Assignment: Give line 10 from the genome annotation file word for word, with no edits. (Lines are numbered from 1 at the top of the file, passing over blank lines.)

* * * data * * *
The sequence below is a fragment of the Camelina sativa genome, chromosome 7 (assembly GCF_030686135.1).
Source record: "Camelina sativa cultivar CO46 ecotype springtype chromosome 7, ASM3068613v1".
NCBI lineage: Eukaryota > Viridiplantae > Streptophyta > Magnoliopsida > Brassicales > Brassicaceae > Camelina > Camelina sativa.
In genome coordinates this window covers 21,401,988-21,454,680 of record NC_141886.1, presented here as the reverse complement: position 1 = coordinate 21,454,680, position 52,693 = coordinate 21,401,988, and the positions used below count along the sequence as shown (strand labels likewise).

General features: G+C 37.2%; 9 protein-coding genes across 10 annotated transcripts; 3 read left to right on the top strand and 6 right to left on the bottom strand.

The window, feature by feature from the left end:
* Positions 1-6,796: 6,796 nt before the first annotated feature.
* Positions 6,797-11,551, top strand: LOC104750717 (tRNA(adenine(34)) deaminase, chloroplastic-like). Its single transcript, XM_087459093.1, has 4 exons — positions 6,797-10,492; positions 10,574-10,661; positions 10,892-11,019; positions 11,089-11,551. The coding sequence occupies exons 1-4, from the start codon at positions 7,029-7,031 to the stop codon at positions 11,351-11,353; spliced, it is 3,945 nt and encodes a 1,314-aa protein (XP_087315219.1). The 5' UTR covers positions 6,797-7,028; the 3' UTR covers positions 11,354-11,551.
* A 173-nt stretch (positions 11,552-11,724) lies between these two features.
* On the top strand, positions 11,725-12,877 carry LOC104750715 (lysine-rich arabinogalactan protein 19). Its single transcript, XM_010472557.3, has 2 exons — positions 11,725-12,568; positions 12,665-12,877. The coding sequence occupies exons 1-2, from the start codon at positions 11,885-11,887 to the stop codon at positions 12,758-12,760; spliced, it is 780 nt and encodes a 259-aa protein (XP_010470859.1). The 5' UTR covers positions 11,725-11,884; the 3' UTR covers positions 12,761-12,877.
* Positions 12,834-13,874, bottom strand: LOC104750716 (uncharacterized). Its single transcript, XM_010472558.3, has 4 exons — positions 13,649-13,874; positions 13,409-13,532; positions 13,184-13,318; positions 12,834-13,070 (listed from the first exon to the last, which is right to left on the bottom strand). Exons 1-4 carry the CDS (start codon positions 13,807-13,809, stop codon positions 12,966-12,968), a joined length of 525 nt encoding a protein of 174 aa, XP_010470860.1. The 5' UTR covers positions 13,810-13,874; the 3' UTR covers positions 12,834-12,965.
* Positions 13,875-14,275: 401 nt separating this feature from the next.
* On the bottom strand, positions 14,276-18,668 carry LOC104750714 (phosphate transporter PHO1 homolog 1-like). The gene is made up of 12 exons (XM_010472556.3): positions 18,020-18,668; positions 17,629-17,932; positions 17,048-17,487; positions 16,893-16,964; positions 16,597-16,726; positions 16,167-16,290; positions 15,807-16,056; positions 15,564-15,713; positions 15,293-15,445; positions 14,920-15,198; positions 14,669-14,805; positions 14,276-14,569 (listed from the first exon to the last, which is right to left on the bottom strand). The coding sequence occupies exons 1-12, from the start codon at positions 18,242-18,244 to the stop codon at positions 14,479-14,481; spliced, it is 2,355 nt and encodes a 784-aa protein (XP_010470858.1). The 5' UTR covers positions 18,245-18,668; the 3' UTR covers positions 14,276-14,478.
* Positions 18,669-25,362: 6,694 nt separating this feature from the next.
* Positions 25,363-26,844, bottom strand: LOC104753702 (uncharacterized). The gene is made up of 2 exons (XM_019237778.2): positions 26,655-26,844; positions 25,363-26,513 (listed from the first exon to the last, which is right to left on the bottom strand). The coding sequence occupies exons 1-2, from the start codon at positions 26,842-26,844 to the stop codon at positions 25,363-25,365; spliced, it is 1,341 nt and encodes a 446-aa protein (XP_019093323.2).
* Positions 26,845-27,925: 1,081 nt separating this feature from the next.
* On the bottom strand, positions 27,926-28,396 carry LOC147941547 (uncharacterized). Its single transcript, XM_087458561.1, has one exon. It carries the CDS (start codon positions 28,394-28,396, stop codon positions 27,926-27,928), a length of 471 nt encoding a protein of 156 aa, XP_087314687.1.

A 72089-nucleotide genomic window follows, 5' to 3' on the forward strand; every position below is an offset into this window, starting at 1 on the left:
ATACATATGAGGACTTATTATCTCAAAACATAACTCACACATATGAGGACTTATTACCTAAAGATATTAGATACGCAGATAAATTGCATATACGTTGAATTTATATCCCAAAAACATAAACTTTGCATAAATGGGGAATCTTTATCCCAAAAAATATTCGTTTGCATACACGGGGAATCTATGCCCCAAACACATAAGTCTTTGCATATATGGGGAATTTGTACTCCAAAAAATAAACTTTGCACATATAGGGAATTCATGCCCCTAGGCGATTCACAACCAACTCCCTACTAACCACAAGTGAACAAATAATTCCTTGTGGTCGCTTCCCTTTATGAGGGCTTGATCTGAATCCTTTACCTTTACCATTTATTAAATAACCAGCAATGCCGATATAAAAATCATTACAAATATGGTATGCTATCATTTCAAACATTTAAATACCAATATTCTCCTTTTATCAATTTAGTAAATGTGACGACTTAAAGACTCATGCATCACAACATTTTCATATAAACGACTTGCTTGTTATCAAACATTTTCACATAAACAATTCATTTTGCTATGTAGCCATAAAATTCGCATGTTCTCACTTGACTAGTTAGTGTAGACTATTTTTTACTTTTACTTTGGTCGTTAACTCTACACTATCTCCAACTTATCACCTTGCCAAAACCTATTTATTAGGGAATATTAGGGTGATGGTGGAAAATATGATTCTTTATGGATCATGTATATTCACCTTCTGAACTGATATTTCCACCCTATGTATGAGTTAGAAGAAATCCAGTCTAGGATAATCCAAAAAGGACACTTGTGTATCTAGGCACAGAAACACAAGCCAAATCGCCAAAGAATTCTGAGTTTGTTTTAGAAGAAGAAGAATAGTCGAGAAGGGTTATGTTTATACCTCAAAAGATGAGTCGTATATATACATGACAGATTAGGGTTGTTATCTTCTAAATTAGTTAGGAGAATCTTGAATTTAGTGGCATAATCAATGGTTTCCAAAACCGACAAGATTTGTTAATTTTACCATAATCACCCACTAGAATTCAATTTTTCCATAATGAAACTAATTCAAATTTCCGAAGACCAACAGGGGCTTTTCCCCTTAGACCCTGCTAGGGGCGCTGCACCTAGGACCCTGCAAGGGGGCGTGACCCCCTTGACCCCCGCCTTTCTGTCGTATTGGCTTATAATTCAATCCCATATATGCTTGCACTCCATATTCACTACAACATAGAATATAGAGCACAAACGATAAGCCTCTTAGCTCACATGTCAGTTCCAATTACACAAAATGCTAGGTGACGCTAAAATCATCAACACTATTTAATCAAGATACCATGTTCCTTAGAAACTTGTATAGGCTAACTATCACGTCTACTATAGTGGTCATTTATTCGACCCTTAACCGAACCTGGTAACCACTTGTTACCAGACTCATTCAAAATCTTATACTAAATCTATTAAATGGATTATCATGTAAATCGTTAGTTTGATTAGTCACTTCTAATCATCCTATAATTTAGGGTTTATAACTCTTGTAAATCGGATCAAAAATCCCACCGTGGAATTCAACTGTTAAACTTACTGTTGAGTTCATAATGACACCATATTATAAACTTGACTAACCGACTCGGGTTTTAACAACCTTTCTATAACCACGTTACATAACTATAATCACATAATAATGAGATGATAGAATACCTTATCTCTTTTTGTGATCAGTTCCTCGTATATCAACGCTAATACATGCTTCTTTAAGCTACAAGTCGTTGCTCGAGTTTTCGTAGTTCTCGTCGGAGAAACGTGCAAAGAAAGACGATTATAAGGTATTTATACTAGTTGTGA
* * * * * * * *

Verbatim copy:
* On the top strand, positions 11,725-12,877 carry LOC104750715 (lysine-rich arabinogalactan protein 19). Its single transcript, XM_010472557.3, has 2 exons — positions 11,725-12,568; positions 12,665-12,877. The coding sequence occupies exons 1-2, from the start codon at positions 11,885-11,887 to the stop codon at positions 12,758-12,760; spliced, it is 780 nt and encodes a 259-aa protein (XP_010470859.1). The 5' UTR covers positions 11,725-11,884; the 3' UTR covers positions 12,761-12,877.